The other night, as I was watching the debate on TV, I noticed that my reef tank got darker. Just a little, but it was darker and yellower. I opened the front (it is in a wall) and noticed that half the LEDs were out. “Okay, no problem,” I thought. “I’ll fix it in the morning.” The lights were about to go out anyway.
As I watched, I noticed that my pair of fire clowns, which have a love-hate relationship, looked like they wanted to spawn. The larger one was trying to entice the smaller one into a bottle “cave.” The smaller one eventually followed, and the pair spent “time in the bottle” (reminds me of a song), swimming very close to each other, although I couldn’t hear what they were saying.
As I was watching the clowns, I couldn’t help noticing that my pair of bright yellow wrasses was also attempting to spawn. The larger one, who I assume is a male, dug an impression about 2 inches deep and 4 inches wide in the gravel and kept following the female and guiding her to this nest. As he chased her around, he also did this little Macarena dance, which I assume she liked because she kept following him to the nest while she batted her eyelashes.
Unfortunately, the female is not pregnant enough to spawn right now. Nor is the fire clown, even though the two clowns were intertwining and dancing like they were trying to spawn (which they do all the time). I personally have never seen wrasses spawn and would like them to get on with it. Interestingly, my two bluestripe pipefish were also spending some very close time together, although the male is already very pregnant, as he often is.
Why am I telling you this (and why are you reading it)? All this behavior was, in part, due to the change in lighting.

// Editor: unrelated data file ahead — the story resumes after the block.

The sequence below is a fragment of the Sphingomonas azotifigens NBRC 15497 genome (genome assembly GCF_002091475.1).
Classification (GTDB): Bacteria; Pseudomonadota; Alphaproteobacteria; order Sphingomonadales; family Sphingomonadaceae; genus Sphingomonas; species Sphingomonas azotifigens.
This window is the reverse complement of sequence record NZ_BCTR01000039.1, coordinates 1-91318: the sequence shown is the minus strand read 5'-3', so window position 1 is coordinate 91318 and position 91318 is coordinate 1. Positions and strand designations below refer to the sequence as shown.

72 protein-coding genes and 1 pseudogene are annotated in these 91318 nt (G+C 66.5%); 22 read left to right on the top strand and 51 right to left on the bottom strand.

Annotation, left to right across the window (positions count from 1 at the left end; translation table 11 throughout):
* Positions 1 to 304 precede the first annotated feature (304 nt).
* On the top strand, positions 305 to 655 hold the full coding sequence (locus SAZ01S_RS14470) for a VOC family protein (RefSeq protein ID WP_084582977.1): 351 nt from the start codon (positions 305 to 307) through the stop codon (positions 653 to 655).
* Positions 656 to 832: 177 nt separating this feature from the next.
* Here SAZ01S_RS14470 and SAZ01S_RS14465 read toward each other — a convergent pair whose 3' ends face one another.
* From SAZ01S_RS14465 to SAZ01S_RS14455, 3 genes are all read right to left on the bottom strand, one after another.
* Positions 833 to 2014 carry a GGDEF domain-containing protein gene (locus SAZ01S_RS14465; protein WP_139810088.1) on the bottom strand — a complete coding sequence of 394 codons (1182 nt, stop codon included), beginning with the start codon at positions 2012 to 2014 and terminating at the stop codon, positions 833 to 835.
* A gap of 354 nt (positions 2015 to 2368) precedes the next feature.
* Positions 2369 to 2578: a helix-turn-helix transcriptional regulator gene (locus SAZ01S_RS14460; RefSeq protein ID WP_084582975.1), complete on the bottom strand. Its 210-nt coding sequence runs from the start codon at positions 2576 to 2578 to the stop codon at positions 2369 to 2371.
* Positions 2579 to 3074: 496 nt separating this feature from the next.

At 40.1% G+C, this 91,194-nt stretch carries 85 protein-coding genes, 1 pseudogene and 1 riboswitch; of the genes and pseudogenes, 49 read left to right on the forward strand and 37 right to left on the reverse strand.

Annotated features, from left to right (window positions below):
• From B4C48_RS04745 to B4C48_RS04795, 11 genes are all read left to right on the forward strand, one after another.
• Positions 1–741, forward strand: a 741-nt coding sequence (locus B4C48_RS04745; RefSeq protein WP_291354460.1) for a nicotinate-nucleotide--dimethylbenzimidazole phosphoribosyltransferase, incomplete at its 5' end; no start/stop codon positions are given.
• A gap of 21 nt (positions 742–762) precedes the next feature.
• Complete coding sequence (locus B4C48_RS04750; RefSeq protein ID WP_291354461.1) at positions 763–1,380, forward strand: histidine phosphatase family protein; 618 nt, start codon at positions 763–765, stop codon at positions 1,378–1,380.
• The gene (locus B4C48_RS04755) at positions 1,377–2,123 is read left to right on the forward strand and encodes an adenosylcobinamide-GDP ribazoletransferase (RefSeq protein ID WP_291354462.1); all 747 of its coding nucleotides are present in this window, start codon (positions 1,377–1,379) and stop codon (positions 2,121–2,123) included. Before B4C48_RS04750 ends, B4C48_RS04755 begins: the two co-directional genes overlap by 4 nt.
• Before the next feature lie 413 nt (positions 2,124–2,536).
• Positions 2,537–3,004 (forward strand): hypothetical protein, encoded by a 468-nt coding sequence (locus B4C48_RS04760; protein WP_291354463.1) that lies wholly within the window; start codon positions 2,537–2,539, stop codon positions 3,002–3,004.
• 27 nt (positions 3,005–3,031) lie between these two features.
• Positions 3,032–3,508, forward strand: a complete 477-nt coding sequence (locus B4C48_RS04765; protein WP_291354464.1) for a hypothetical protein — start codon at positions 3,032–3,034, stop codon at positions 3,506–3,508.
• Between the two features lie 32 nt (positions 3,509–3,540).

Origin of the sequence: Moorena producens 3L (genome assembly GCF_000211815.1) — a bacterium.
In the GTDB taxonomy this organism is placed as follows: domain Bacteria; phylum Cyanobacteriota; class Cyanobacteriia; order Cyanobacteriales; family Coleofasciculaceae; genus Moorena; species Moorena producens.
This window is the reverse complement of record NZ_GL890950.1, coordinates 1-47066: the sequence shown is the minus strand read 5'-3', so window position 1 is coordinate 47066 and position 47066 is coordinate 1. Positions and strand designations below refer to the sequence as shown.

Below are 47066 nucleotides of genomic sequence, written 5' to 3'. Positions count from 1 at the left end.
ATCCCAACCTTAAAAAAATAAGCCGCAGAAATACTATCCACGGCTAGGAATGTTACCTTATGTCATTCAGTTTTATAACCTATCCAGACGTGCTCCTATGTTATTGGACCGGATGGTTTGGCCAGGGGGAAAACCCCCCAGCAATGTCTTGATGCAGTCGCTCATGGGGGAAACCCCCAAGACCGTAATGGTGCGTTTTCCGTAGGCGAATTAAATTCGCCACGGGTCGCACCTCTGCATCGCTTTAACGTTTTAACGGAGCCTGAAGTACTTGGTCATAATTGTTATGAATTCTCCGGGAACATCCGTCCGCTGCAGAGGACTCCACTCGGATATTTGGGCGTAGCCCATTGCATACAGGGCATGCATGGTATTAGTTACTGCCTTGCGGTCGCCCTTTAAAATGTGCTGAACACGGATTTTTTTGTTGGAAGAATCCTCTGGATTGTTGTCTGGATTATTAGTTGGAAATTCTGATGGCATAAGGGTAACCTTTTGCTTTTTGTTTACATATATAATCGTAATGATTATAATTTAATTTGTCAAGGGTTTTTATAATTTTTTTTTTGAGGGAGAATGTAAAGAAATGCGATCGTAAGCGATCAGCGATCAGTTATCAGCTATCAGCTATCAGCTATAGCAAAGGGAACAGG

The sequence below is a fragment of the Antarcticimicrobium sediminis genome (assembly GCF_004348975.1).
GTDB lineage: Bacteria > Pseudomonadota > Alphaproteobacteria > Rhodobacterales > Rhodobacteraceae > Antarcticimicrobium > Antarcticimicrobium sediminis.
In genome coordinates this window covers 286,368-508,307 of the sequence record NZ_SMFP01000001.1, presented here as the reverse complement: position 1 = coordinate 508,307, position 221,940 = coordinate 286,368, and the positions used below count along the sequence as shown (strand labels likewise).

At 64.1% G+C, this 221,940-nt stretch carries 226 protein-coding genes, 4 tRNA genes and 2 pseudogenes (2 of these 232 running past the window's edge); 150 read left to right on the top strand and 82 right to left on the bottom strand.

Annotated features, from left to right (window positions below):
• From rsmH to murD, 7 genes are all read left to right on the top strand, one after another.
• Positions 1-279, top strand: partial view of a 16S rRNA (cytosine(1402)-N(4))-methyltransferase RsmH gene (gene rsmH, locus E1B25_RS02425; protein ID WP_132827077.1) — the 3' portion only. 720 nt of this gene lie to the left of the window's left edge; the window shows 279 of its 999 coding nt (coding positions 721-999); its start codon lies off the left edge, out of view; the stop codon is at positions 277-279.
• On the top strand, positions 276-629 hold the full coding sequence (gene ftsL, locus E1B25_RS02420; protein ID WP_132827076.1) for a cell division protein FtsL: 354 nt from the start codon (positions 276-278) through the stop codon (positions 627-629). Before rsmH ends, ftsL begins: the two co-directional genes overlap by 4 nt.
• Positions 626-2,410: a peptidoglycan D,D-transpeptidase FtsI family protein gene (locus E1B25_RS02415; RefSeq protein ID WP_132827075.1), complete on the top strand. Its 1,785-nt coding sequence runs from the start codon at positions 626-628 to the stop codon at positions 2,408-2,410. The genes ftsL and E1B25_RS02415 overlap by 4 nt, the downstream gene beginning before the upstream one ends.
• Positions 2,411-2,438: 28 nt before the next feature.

Lighting is something we typically discuss only in relation to corals. We discuss lumens, PAR, color, height above the tank, LED, MH, VHO, PC, etc. But we never discuss how the lighting on a reef ebbs and grows through the day and night. Yes, night.
If you’ve ever gone scuba diving at night, you know the nighttime reef is a totally different place. I am basically a lobster diver, so I’ve done quite a few night dives here in New York. Totally different creatures emerge at night while the daytime creatures normally hide. This happens in our tanks also, but the big difference is that on a reef, the sun doesn’t automatically shut off at precisely 10:00 p.m., leaving the tank in total darkness. The natural reef does go completely dark, but not instantly. Gradually, as the day wanes, the reef darkens. Some days it goes completely dark, while other times the moon is so bright that it almost seems like daytime.
Fish have no problem navigating at night due to their lateral lines, but they do have a problem if they find themselves plunged instantly into total darkness. This is extremely abnormal and fish don’t like it. I don’t like it either. If my electricity goes out at night leaving me in a completely dark room, I struggle to find my way around, looking for a flashlight.
Fish and corals run their schedules according to the moon even more than the sun. Corals especially are in tune with the moon. They also know that these changes happen gradually. The sun over the tropical seas rises and sets about the same time every day of the year. But the moon does not. The moon illuminates the sea with varying degrees of brightness as it waxes and wanes.
As far as I know, no one duplicates this in a home tank, but I think it may be much more important than we have been thinking, or not thinking. Of course, most of us can’t read the minds of our fish, but I feel that lighting, or the lack of it, is a very important topic that they would like us to discuss. And why wouldn’t they? After all, light controls a major part of their life, as fish run on instinct, unlike many of us who run on junk food.